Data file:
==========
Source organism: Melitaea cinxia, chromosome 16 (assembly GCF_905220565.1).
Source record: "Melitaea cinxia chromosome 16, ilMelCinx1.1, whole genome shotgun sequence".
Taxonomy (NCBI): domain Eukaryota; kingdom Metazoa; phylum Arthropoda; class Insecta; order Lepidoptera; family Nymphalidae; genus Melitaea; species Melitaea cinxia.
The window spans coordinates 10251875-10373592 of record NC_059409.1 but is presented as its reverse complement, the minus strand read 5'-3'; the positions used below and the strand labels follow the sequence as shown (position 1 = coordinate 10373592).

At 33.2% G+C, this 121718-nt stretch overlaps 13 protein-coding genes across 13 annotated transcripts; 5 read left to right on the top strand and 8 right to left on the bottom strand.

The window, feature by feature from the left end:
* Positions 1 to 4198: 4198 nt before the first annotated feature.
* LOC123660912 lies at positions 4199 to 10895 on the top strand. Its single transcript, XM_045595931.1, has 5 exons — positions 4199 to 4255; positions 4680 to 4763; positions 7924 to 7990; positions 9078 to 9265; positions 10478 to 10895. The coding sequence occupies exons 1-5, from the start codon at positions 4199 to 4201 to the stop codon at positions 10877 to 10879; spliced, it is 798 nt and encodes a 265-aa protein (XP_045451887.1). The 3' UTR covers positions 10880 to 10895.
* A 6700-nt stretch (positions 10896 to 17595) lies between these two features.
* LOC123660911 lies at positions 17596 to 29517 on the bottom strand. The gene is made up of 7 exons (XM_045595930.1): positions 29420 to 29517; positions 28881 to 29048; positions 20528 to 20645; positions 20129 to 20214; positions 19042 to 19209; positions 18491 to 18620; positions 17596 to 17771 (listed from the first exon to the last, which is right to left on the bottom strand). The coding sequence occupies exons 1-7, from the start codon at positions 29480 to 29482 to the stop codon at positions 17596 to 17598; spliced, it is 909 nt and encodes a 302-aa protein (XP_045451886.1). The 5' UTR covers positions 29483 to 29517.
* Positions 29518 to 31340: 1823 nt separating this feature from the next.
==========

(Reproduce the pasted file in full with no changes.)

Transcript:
Source organism: Melitaea cinxia, chromosome 16 (assembly GCF_905220565.1).
Source record: "Melitaea cinxia chromosome 16, ilMelCinx1.1, whole genome shotgun sequence".
Taxonomy (NCBI): domain Eukaryota; kingdom Metazoa; phylum Arthropoda; class Insecta; order Lepidoptera; family Nymphalidae; genus Melitaea; species Melitaea cinxia.
The window spans coordinates 10251875-10373592 of record NC_059409.1 but is presented as its reverse complement, the minus strand read 5'-3'; the positions used below and the strand labels follow the sequence as shown (position 1 = coordinate 10373592).

At 33.2% G+C, this 121718-nt stretch overlaps 13 protein-coding genes across 13 annotated transcripts; 5 read left to right on the top strand and 8 right to left on the bottom strand.

The window, feature by feature from the left end:
* Positions 1 to 4198: 4198 nt before the first annotated feature.
* LOC123660912 lies at positions 4199 to 10895 on the top strand. Its single transcript, XM_045595931.1, has 5 exons — positions 4199 to 4255; positions 4680 to 4763; positions 7924 to 7990; positions 9078 to 9265; positions 10478 to 10895. The coding sequence occupies exons 1-5, from the start codon at positions 4199 to 4201 to the stop codon at positions 10877 to 10879; spliced, it is 798 nt and encodes a 265-aa protein (XP_045451887.1). The 3' UTR covers positions 10880 to 10895.
* A 6700-nt stretch (positions 10896 to 17595) lies between these two features.
* LOC123660911 lies at positions 17596 to 29517 on the bottom strand. The gene is made up of 7 exons (XM_045595930.1): positions 29420 to 29517; positions 28881 to 29048; positions 20528 to 20645; positions 20129 to 20214; positions 19042 to 19209; positions 18491 to 18620; positions 17596 to 17771 (listed from the first exon to the last, which is right to left on the bottom strand). The coding sequence occupies exons 1-7, from the start codon at positions 29480 to 29482 to the stop codon at positions 17596 to 17598; spliced, it is 909 nt and encodes a 302-aa protein (XP_045451886.1). The 5' UTR covers positions 29483 to 29517.
* Positions 29518 to 31340: 1823 nt separating this feature from the next.